They chose financial independence over home ownership.

This is somewhat extreme but watch how this Canadian couple chose financial independence over home ownership.  They are in their 30s and,...

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"E-book" by AK

Second "e-book".

Another free "e-book".

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15% to 20% yield per year but only for some.

Tuesday, August 16, 2016

Hi AK,

Been a regular reader of your blog. Simply inspiring to me.

I merely have one question to seek your advice. I have approximately $30,000 of current liabilities (namely credit lines and long term debts) or what some would call unhealthy debt. 

I also have approximately $13,000 of assets in stock holdings. If it was you, would you liquidate your 6% to 7% yield assets to pay for debts that cost 15%-20%?

From an economical reason, it makes sense to ensure that you forked out as little money as possible to pay the cost of debts. 

However, spiritually, I was wondering if I ought to keep my yield generating assets in order to "force" myself to work harder to upkeep the debt and buy more assets.

For now, my job does pay me enough to meet my debt cost and investment capital. 

Would you do the mathematically smart thing and pay down the debts asap or build up the asset at the same time?

Hi J,

Compared to a 6 or 7% yield, if you were to pay off your debt, it is equivalent to generating 15% or 20% in extra money per month. This is money in the pocket.

"Once you get into debt, it's hell to get out. Don't let credit card debt carry over. You can't get ahead paying 18 percent.

- Charlie Munger

What about being forced to work harder and all that?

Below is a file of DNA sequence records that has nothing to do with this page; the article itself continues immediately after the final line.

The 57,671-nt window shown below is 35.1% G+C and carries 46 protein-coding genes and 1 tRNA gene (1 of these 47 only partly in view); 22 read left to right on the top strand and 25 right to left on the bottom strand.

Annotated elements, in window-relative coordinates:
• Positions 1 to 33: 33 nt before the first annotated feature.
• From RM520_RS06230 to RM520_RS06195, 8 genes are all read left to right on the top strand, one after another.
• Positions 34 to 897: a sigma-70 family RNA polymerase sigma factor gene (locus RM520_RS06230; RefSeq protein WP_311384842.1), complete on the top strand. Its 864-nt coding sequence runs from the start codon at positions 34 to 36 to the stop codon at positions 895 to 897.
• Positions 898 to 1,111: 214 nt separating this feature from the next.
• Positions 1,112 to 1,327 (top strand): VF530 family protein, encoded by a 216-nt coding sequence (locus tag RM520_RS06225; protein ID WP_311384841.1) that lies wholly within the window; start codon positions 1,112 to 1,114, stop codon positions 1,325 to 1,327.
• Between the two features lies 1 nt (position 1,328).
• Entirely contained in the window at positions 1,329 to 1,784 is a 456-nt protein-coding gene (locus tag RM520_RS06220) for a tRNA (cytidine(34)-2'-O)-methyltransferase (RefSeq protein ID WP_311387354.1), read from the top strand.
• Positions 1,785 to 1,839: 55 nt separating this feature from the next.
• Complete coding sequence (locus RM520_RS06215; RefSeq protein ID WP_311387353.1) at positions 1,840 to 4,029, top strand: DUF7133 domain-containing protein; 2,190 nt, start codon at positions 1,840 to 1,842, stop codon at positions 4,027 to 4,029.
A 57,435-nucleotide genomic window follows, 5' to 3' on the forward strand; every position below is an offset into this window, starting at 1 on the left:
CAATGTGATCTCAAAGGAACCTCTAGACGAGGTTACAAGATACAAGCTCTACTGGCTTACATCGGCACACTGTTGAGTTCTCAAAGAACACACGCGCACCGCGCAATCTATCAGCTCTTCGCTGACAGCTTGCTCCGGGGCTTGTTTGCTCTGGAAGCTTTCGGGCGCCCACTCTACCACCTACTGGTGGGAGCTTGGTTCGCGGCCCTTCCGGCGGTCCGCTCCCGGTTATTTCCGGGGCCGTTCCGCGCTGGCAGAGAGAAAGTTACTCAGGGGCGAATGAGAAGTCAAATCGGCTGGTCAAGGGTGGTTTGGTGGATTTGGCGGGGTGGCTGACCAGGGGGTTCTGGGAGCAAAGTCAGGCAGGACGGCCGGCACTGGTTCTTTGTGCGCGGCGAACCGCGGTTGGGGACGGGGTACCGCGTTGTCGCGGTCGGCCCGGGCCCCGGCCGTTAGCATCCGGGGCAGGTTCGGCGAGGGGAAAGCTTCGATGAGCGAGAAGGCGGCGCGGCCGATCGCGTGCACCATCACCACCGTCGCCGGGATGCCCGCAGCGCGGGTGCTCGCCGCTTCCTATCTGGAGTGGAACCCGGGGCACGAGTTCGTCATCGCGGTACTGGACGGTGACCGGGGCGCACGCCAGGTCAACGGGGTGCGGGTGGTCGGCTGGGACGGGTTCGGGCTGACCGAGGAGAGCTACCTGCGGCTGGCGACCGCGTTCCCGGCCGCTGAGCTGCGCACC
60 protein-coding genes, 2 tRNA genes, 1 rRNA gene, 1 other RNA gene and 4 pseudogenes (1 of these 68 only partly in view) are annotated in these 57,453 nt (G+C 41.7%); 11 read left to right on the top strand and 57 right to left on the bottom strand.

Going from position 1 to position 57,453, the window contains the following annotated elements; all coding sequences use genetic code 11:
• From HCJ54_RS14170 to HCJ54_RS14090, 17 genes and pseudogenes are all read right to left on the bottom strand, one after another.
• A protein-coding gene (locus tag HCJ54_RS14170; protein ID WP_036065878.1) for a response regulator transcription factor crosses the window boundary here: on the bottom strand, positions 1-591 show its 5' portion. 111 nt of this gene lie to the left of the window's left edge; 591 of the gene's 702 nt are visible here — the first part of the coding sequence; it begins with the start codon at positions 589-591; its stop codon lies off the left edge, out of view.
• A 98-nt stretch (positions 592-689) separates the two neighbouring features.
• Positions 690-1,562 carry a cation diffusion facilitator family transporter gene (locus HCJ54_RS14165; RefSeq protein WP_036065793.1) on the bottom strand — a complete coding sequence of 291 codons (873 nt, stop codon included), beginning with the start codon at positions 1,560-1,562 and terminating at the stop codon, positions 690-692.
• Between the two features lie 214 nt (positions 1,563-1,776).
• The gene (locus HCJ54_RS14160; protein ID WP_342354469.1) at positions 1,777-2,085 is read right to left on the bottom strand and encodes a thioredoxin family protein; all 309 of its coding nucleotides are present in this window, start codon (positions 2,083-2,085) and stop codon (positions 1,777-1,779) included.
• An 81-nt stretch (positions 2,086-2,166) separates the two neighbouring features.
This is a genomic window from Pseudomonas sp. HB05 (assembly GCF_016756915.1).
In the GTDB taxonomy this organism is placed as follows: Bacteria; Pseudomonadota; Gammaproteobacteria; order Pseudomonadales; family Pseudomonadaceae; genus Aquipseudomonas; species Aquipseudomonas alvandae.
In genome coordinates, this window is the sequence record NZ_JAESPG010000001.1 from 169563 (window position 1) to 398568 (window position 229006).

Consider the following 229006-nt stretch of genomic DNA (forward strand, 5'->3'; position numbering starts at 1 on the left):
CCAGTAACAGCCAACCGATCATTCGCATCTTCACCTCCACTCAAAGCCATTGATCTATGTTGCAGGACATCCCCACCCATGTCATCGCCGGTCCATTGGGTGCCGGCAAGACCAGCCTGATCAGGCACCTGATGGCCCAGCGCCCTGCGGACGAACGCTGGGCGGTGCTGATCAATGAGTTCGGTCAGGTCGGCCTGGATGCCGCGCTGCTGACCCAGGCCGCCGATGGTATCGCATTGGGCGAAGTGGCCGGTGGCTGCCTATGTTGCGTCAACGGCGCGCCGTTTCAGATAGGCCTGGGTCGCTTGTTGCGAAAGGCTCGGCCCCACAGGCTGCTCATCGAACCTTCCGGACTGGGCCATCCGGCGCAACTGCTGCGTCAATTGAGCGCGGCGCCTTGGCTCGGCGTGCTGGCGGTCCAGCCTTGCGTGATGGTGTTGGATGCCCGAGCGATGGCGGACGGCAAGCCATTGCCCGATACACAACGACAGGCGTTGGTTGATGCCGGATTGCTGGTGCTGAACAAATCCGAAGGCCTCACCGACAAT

Be pragmatic. There is more certainty in money saved now than money to be earned in future.

Gambatte! :)

Best wishes,


Related post:
An unbeatable level of certainty in wealth building.


TG said...

Totally agree with that. When there is money to be saved then it is a better approach. However if you have housing loan that you are servicing interest at 1.6% and assets that generate 5 to 6 % then it make sense to still carry the housing loan debt as there is money in the pocket. Until such time when the housing interest goes up to be higher then dividends from assets. This is smart leveraging. So not all debts are bad.

AK71 said...

Hi TG,

A fine example of how money should go to where it is treated best. :)

Capricon said...

I am in a similar situation many years ago and I stop all investments and repay the loans over 2-3 years from my bonus.

You can't really save and invest when you have debts.

My advice is to clear the debts first. The nest will build up faster after that.

Just my 2cts.


AK71 said...

Hi Capricon,

Thanks for sharing your story here. I am sure it will encourage the reader to do the right thing! ;)

Capricon said...

Sorry, to add on more clarity. I don't mean to tell the reader to sell away the 6-7% yield generating assets. If those yield can sustain or better still, increasing, then keep them.
Though his job is able to meet his new investment capital and cost for the debts, I think the priority should be clearing the debts as quick as possible.

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